In civil litigation, there are two scenarios which invoke the term "whistleblower."
A "whistleblower" is the status claimed by an employee who alleges that he has been fired or disciplined as retaliation against some report or action he has undertaken to a governmental or law enforcement agency against some illegal conduct of his employer. Thus, a former employee who attempted to take action against his employer's illegal wage practices or unfair work conditions would claim this status (see California Labor Code section 1102.5) in his "wrongful termination" suit against his employer.
Then there is the subject of this article, in which a "whistleblower" alleges that a person or business has engaged in fraudulent conduct against a government agency which violates the federal False Claims Act (31 U.S.C. §3729, et seq.) or a state's False Claims Act (such as California's Government Code section 12650, et seq.)
What if you discover that your hospital or doctor has billed Medicare or Medicaid for procedures that were not performed, treatment for diagnoses which were false, or for visits which did not occur? If your employer was selling medical equipment to the Veterans Administration which did not and could not perform the diagnostic functions promised? Or if you worked on building an aircraft under contract with the U.S. Air Force and you discovered that parts which do not comply with specifications were consistently being installed on that aircraft? If an arbitrator hired to resolve issues in labor disputes is discovered to consistently billing the Labor Relations Board for time or expenses unrelated to the disputes? What can a person who uncovers fraud against her government do?
The mechanism for establishing the existence of the fraudulent conduct and recovering compensation for the government for that conduct is a court action called a "qui tam" action. "Qui tam" is the shorthand used for a Latin phrase meaning "for the benefit of the government and himself."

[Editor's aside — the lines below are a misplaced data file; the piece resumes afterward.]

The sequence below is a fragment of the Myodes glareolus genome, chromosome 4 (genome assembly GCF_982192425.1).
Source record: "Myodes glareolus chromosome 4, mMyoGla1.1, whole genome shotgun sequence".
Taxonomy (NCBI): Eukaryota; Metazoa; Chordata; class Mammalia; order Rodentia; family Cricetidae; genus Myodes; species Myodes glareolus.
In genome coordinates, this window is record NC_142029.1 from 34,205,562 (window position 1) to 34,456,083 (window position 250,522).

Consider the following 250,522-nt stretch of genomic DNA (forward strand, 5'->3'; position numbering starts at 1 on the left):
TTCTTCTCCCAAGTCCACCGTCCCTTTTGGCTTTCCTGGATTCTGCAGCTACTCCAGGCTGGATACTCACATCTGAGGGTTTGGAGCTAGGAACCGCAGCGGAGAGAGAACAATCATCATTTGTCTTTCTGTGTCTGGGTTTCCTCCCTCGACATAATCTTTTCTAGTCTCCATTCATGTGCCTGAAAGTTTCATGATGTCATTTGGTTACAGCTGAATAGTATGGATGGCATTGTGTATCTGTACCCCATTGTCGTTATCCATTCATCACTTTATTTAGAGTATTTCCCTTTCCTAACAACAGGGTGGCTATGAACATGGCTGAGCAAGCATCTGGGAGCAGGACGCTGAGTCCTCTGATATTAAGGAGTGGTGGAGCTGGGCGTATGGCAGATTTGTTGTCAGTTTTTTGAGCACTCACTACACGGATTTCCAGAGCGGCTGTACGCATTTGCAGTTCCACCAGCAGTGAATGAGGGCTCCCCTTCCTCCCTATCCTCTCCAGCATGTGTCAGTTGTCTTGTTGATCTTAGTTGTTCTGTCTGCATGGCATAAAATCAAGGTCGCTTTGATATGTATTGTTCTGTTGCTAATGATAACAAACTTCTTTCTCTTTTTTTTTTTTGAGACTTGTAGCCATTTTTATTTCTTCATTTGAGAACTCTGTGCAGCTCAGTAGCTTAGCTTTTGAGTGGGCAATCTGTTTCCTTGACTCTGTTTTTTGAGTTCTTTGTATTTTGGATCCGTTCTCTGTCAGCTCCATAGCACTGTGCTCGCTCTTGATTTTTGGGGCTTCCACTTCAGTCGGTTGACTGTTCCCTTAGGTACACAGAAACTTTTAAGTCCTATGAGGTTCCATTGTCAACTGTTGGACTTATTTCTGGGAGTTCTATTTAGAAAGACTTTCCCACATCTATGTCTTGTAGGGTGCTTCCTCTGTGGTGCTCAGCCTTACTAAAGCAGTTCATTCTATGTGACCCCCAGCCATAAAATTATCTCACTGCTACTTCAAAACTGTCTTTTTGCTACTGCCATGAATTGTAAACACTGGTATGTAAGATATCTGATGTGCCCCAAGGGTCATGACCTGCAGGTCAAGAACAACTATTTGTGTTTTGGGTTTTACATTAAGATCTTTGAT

The "qui tam" plaintiff (called a "relator") files a complaint making the allegations "under seal" in the appropriate court. That confidential complaint is then sent to the government agency which has been defrauded, along with a disclosure statement which includes the evidence in the relator's possession about the conduct, for investigation and a decision on whether or not that agency wants to intervene in the lawsuit.
If the government agency intervenes, it takes over the primary prosecution but the relator can continue as a party. If the agency decides to not intervene, the court file is made public and the relator is free to serve the complaint on the fraudulent company and prosecute his action against the fraudulent company.
In order to prevent the filing and prosecution of "piggyback" suits, the "qui tam" relator must possess information which is first hand and private, or which if publicly released has originated with that person. He cannot make claims solely on the basis of entirely publicly known or disclosed information from other sources.
In the "qui tam" action, the court is authorized to impose a fine for each fraudulent claim [so the billing for thousands of un-performed procedures is thousands of false claims], plus an award of damages to the government agency for up to three times the losses caused by the fraud (treble damages). As a result, the government entity frequently recovers more than the actual loss it suffered. The relator has the right to receive a percentage of that recovery (the range depends on whether or not the government intervened in the action), as determined by the Court, plus his attorney's fees and court costs.
If you were fired for being a whistleblower
If you were fired because you knew of wrongdoing by your employer, please do not hesitate to call an experienced whistleblower attorney. Bisnar Chase has been handling wrongful termination cases for many years. We started our firm in 1978 and since then we have recovered millions of dollars in settments for personal injury victims.
Call us today for a Free Confidential Consultation.